In January 1908 the machinery to create such an organization began to move. A letter from the Kaiserlichter Automobile Club was received by the Motor Yacht Club in England expressing the desire to convene an international conference in London to discuss regatta rules and ratings. On January 29th the First International Congress on Motor Boat Racing was held at the Royal Automobile Club. Belgium, France, Germany, the Netherlands, Italy and Monaco were represented by Georges Prade, publisher of LAuto, yacht designer Linton Hope, and Harmsworth competitors Lionel Rothschild, Fred May and Mansfield Cumming among the delegates at the conference which was presided by Lord Montagu of Beaulieu.
The agenda for a future conference was agreed upon:
On the ninth of June the Second International Congress of Motor Boat Racing was convened. The Congress assembled in Paris at the Automobile Club of France. Joining the nations which were at the first conference was Switzerland by proxy. The agenda, which was passed, was as follows:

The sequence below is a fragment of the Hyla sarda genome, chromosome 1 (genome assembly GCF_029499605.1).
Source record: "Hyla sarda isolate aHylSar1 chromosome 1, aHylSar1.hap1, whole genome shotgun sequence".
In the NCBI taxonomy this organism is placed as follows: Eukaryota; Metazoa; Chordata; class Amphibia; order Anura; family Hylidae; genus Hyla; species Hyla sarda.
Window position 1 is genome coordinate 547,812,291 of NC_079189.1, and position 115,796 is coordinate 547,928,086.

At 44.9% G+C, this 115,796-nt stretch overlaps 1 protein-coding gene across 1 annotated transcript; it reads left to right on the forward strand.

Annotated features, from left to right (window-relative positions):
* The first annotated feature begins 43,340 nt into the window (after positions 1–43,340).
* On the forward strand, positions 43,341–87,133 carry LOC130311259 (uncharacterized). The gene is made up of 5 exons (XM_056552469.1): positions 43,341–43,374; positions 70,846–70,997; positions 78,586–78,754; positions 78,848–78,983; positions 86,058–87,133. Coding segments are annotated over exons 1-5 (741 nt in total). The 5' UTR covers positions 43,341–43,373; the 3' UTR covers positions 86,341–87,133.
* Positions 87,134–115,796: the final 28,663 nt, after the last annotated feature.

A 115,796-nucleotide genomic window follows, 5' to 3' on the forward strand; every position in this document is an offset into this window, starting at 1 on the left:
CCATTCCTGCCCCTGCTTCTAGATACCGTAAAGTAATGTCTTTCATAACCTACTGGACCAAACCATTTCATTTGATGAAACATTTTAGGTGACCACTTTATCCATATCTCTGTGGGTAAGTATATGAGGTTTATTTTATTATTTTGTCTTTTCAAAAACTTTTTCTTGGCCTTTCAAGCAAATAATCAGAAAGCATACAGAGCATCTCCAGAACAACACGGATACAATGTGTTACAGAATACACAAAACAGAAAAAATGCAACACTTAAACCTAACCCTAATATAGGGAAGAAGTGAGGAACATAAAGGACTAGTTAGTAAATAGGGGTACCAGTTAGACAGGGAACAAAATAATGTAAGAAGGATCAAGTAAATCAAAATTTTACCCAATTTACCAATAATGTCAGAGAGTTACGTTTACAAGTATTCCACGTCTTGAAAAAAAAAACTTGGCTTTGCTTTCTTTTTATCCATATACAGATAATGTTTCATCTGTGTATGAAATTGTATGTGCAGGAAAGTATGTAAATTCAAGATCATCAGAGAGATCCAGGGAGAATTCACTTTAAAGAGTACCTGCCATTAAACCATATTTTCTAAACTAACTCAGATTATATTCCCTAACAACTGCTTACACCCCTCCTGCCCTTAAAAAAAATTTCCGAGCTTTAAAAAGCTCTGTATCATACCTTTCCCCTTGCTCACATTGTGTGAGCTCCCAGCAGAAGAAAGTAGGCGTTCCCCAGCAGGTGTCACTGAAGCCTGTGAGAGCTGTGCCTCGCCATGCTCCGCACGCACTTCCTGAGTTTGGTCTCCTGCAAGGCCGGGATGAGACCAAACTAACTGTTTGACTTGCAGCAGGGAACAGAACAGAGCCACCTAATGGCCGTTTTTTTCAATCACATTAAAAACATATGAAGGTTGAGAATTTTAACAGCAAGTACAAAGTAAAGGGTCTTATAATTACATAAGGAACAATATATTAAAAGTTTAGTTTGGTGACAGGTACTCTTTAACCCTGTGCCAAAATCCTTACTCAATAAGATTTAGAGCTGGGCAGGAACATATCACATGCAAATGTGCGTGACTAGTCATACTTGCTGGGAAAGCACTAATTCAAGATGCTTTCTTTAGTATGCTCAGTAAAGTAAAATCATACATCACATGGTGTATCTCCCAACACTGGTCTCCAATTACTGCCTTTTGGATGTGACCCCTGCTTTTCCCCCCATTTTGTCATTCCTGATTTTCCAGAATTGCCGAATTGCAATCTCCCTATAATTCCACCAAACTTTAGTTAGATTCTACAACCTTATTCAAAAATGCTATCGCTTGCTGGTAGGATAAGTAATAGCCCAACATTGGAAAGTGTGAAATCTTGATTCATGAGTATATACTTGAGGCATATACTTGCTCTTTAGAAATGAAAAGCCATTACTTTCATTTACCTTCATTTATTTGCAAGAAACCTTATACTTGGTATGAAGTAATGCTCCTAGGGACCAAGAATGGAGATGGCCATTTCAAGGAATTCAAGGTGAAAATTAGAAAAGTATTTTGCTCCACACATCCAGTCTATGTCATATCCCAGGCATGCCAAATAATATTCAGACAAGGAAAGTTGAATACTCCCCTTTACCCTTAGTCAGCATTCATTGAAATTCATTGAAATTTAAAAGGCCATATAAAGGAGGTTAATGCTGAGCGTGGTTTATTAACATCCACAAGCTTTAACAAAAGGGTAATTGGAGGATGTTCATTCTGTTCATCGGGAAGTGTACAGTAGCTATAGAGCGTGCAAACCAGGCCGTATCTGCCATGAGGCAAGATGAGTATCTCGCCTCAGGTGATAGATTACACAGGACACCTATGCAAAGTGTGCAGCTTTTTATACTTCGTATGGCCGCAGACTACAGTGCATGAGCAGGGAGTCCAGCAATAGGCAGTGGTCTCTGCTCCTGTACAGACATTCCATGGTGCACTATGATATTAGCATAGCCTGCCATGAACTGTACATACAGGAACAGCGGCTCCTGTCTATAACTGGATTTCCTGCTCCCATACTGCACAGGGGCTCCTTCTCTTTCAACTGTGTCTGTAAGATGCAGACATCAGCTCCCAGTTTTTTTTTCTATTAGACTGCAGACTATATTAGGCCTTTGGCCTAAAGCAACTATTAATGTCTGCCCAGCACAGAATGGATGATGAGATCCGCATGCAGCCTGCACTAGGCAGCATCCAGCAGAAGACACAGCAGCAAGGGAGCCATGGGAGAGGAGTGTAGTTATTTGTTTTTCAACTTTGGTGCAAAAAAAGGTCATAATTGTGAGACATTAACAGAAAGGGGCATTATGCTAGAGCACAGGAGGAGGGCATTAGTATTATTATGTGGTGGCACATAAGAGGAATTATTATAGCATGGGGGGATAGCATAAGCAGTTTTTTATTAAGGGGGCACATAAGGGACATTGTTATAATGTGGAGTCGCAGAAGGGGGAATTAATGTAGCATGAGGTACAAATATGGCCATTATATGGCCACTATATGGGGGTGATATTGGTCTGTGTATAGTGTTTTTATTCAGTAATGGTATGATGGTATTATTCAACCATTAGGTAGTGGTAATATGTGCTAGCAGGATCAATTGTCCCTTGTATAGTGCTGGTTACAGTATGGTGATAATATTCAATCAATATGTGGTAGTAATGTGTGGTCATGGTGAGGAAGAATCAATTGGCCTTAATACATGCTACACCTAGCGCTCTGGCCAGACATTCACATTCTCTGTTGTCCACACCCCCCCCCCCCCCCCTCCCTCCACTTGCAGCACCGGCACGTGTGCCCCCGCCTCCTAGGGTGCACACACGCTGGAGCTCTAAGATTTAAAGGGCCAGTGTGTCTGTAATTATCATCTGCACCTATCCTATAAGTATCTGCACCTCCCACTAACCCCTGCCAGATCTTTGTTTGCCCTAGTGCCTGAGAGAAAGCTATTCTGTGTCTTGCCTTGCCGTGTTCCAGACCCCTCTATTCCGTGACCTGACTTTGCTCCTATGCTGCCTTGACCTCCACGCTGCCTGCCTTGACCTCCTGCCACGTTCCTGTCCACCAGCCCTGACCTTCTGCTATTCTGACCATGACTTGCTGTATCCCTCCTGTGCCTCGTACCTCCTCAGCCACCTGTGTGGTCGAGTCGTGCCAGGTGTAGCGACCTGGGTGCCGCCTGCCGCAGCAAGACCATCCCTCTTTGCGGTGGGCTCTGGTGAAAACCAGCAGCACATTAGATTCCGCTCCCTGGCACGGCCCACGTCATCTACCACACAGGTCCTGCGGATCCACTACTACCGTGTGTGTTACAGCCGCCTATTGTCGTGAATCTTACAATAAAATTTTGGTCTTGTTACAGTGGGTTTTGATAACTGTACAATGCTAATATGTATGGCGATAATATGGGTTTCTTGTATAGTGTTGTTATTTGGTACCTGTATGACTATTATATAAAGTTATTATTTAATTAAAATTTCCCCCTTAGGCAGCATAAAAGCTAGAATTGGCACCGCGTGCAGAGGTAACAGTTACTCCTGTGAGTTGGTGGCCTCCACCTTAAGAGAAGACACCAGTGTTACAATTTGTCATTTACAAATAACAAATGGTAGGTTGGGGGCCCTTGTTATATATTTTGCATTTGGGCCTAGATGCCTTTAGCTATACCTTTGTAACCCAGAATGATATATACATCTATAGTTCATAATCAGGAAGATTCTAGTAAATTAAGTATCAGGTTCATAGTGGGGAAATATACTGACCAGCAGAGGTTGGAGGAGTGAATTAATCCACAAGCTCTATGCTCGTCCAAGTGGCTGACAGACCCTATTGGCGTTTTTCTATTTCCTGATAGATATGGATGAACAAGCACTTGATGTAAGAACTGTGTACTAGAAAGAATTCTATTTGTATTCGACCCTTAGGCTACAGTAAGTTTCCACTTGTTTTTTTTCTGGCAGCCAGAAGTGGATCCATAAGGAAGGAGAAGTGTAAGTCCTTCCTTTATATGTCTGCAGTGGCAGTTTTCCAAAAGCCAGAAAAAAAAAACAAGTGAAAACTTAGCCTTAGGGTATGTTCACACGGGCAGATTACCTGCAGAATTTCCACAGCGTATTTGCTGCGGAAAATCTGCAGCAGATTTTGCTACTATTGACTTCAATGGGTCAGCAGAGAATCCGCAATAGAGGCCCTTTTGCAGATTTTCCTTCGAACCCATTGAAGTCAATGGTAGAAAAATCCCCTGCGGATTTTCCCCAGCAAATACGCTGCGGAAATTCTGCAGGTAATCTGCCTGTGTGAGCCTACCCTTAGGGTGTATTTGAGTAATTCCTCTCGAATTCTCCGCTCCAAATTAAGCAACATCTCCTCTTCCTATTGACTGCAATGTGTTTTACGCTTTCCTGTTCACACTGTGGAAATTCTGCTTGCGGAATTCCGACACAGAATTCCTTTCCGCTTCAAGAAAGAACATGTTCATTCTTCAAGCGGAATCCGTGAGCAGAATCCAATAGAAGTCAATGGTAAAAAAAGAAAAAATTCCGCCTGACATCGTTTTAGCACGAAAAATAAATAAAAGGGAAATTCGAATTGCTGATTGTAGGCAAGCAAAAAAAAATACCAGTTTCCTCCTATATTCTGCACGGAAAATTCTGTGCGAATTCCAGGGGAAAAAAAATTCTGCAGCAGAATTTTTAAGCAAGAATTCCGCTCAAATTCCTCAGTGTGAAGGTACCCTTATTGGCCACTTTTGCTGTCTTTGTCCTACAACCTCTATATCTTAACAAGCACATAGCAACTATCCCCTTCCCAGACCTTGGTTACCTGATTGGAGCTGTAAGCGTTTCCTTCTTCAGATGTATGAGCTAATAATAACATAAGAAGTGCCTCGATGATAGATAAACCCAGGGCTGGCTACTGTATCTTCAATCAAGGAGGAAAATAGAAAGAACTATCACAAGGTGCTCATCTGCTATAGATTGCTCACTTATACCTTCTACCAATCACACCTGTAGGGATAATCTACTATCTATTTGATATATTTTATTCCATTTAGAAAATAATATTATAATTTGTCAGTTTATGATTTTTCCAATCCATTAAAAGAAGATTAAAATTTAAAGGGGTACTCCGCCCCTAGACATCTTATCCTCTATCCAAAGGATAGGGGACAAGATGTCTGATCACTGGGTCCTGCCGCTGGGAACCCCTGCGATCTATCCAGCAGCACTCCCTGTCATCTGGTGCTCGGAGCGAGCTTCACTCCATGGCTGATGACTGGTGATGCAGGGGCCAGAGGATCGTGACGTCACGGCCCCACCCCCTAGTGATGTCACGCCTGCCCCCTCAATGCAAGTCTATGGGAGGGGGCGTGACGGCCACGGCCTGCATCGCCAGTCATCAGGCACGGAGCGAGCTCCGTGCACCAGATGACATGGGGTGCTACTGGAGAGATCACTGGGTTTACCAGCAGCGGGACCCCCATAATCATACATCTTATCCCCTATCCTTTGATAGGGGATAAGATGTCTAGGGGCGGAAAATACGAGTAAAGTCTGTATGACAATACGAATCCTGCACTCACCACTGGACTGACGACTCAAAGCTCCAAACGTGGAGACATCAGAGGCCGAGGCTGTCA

At this conference Count Recope, of France, was elected president, F. P. Armstrong, of England and Prof. Busley, of Germany were elected vice-presidents and Georges Prade, representing Monaco, was appointed secretary, and the Association Internationale du Yachting Automobile was born. To begin, the measurements and rules used in the Monaco regatta would be adopted effective in 1909. These standards would be used until 1911 to see how workable they would be. The rules would not apply to the British International (Harmsworth) Trophy which was possessed by the non-member United States of America.
International organization and racing standards worked well and very little change was done to the original set of rules. However, World War I and the accompanying post-war strains on the European economy virtually killed international racing and the Association as well. In 1917, Prof. Busley, who at that time was the president of the I.A.Y.A., disappeared and along with him the Associations archives. Georges Prade died in 1921, and although the Monaco regatta was revived that same year, no British boats chose to participate.